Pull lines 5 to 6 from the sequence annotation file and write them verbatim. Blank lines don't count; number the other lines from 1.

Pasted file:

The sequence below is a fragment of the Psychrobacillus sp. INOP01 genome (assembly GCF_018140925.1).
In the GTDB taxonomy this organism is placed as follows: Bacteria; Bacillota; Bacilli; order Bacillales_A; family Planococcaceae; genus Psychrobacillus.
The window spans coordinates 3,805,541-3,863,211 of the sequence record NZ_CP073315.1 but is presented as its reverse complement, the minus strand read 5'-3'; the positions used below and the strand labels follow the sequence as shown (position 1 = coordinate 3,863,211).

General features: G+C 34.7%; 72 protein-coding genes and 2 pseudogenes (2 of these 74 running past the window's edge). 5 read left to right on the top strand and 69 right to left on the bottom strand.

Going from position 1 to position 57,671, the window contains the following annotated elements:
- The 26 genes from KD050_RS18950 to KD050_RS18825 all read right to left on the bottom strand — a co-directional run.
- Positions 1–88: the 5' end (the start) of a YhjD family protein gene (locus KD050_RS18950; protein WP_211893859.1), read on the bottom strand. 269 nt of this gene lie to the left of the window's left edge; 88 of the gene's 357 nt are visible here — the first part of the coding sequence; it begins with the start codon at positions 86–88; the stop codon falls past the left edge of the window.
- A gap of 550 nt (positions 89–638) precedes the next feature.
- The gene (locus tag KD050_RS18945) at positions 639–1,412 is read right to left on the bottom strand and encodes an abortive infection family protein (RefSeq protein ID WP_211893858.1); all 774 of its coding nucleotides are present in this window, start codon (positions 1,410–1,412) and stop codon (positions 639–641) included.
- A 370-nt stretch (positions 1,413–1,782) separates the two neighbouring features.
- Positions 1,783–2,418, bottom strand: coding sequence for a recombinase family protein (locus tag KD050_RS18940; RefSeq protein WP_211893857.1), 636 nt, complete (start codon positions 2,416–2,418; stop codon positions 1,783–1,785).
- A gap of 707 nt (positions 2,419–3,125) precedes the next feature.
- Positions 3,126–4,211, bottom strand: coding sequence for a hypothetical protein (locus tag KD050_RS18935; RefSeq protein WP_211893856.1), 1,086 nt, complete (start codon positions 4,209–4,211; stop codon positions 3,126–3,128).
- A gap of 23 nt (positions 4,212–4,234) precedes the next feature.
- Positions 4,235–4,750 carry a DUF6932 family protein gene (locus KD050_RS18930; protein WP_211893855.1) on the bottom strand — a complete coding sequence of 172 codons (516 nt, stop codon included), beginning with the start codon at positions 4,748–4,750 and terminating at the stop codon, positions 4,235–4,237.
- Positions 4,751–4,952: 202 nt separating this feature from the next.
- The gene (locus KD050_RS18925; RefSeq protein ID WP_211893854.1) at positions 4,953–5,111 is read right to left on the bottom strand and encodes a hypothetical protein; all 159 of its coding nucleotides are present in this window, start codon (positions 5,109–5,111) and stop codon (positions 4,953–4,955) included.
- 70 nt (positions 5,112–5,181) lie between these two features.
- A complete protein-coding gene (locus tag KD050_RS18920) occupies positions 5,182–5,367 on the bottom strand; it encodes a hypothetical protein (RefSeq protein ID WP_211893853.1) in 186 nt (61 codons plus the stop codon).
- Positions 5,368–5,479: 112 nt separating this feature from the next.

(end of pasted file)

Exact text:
Going from position 1 to position 57,671, the window contains the following annotated elements:
- The 26 genes from KD050_RS18950 to KD050_RS18825 all read right to left on the bottom strand — a co-directional run.